1. Ha, no wor­ries. Real­ly hoped you’d found *anoth­er* book about age­ing vin­tage beers.

  2. Fur­thest I’ve gone was 7 or 8 years with a fullers vin­tage **** me, I’ll do that again. No idea what it’s opti­mum age is and would take expen­sive exper­i­ment to find out.

    1. Fullers them­selves have found an old stash of the vin­tage ale – you can order sin­gle bot­tles of the 1996 vin­tage for the bar­gain price of about £250. I do remem­ber drink­ing the 2005 & 2006 vin­tages side by side (in 2014 I think) – that was a sub­lime expe­ri­ence.

  3. Actu­al­ly I drank my great aunts home­brew, been a good 15 years since she even been able to stand when we cleared flat. It may have improved with age no idea how bad it was orig­i­nal­ly.

  4. The key issue is stor­ing the beer in cel­lar like con­di­tions, and with sta­ble tem­per­a­tures over the year. The low ener­gy reac­tions that hap­pen in the bot­tle, do not all hap­pen at the same speed. They also dont accel­er­ate uni­form­ly with ris­ing tem­per­a­ture. So an aging beer that has been sub­ject to sea­son­al vari­a­tions (like in an attic) or room tem­per­a­ture fluc­tu­a­tions will not hold its shape the same way that a beer that has been cor­rect­ly cel­lared.

    1. Yeah, my stor­age con­di­tions are pret­ty much the dia­met­ric oppo­site of ide­al and I’ve still been impressed by how good the beers I’ve opened so far have turned out. I’ve become a bit of a steady-tem­per­a­ture scep­tic.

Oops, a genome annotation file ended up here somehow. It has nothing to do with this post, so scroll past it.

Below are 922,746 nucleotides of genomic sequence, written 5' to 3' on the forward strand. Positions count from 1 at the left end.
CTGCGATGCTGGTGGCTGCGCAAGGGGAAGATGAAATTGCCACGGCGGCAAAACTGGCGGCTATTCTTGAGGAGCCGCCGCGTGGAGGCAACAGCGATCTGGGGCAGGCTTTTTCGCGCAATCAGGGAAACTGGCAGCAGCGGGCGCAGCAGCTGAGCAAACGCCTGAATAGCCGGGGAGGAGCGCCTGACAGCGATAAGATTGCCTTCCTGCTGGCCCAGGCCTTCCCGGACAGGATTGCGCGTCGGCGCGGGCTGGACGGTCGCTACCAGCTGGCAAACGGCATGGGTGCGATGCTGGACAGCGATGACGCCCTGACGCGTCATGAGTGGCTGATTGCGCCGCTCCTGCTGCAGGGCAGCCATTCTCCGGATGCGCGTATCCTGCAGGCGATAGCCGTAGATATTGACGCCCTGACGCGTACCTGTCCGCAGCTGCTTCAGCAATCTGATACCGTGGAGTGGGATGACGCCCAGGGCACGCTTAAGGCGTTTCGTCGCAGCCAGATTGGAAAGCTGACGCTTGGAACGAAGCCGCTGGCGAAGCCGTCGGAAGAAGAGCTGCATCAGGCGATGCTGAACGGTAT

5. I have a 2011 case of Con­is­ton #9 Bar­ley Wine in my garage – which I dip into occa­sion­al­ly. The orig­i­nal, rather cloy­ing, for­ti­fied wine qual­i­ty is declin­ing, much to the beer’s ben­e­fit.

    I have exper­i­ment­ed with age­ing oth­ers: Brook­lyn Black Choco­late Stout was par­tic­u­lar­ly bad when aged; Anchor’s Our Spe­cial always ages very grace­ful­ly. Sier­ra Nevada’s Cel­e­bra­tion I find undrink­able with­out a min­i­mum of 8 months or so to knock the edges off.

  6. Big­foot is best after a cou­ple of years, in 2010 did a ver­ti­cal tast­ing of all Fuller’s vin­tages from the start, remark­able, have a Greene King Abbot from the 1970s in the cel­lar, just for nos­tal­gia, don’t think that will be much cop. 9 Thomas Hardys from 1998 await for lat­er this year when my lad turns 18, with a bit of luck he’s ask for Punk IPA (one of his favourites along­side Schnei­der Weisse) and give me them.

  7. Had an 84 Samich­laus christ­mas day on 2014 it was amaz­ing. Had a cou­ple cir­ca 1970s Adnams Tal­ly Ho which again were amaz­ing. All that sher­ry flavour goes down a treat. No alco­hol burn or carb. The samich­laus also had a great deal of resid­ual sug­ars mean­ing the mouth feel was still full even though the time should have thinned it out.

  8. I still have a bot­tle of Adam’s Tal­ly Ho that I bot­tled myself into Newquay Steam flip tops from a Pin in 1990. I (and a few oth­ers) drank most of them after around 5 years and they were fan­tas­tic with rich, winey flavours and a touch of friz­zante. I’m up for open­ing the last one if you are!

  9. I’ve got a case of Hig­sons Roy­al Wed­ding Ale 1981 under the bed.
    Was good in 1981, not tried it since !

    1. Fred – we tried some of St Austel­l’s 1981 Roy­al Wed­ding ale at the brew­ery. It was just (if I remem­ber right­ly) HSD in a fan­cy bot­tle but had aged sur­pris­ing­ly well, which is to say, it was­n’t dis­gust­ing. But it was­n’t that nice either. Not as nice as, say, a fresh bot­tle of HSD.